Solange Barbosa is also a classic career changer to the industry. "The journey to self-employment was full of obstacles. I came to the region in 1995 with four young children and got divorced. I worked as a cook in bars and restaurants or as a cleaner. When I got to know the hospitality industry in 1999, I immediately thought, 'That's what I want to do!'" The mother of four was able to work her way into self-employment with a lot of childcare support. "My parents were always there for my children while I took care of my business. They took them to daycare and picked them up again. I, on the other hand, stayed at home when the kids were sick, took them to the doctor and paid for all expenses such as food, clothes and education. I did not receive any support from my ex-husband." Barbosa did not stay in the restaurant business. Instead, she started her own travel company. Since 2015 "Sol Barbosa - Turismo e Cultura" combines travel agency, guided tours, arts and crafts and culture. On her Roteiros da Rota da Liberdade, the Route of Freedom, she takes travelers on the trail of Africo-Brazilian culture. She earns a lot of respect and recognition for her social engagement in Afro-tourism and has already won two awards for her work. "I am proud of what I have achieved. Today I generate my own income. Two of my children work in my company. I have managed to strengthen Black communities and am a respected stakeholder in Brazilian Afro-tourism."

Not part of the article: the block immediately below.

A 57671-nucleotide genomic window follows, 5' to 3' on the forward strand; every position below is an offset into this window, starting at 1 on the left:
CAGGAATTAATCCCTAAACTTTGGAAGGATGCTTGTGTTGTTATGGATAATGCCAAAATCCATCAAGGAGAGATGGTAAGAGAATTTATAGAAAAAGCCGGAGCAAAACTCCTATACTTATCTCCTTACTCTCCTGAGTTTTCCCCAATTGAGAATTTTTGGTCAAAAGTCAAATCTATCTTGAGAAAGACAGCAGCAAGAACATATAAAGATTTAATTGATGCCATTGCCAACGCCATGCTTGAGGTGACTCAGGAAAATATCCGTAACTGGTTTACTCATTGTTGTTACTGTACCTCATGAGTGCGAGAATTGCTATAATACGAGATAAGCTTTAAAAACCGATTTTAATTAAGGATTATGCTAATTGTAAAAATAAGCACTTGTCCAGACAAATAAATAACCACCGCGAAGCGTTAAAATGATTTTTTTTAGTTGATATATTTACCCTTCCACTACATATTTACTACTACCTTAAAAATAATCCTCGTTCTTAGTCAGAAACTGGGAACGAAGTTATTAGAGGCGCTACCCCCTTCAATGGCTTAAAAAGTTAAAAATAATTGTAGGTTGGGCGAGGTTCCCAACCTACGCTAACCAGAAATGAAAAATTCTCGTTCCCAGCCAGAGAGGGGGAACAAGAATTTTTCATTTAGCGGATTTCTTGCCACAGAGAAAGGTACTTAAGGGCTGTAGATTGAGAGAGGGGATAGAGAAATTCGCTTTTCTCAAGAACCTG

Handicrafting into economic independence
Even without an academic career or previous experience, women can successfully start their own business in tourism. One example is Maria Elena. Together with other women, she produces pictures and cards from dried flowers and leaves. Supported by the Ministry of Agriculture, she sells them every Wednesday at a small market in her community of Comasagua in El Salvador, mainly to tourists. For decades, the only job opportunities in the small community were in farming. "I myself worked in a factory and as a cleaner before. But the work was exhausting because I had to travel over an hour by bus to work. That was a big burden." Today she is better off. "I can work from home and take care of my family. I also like my work much more."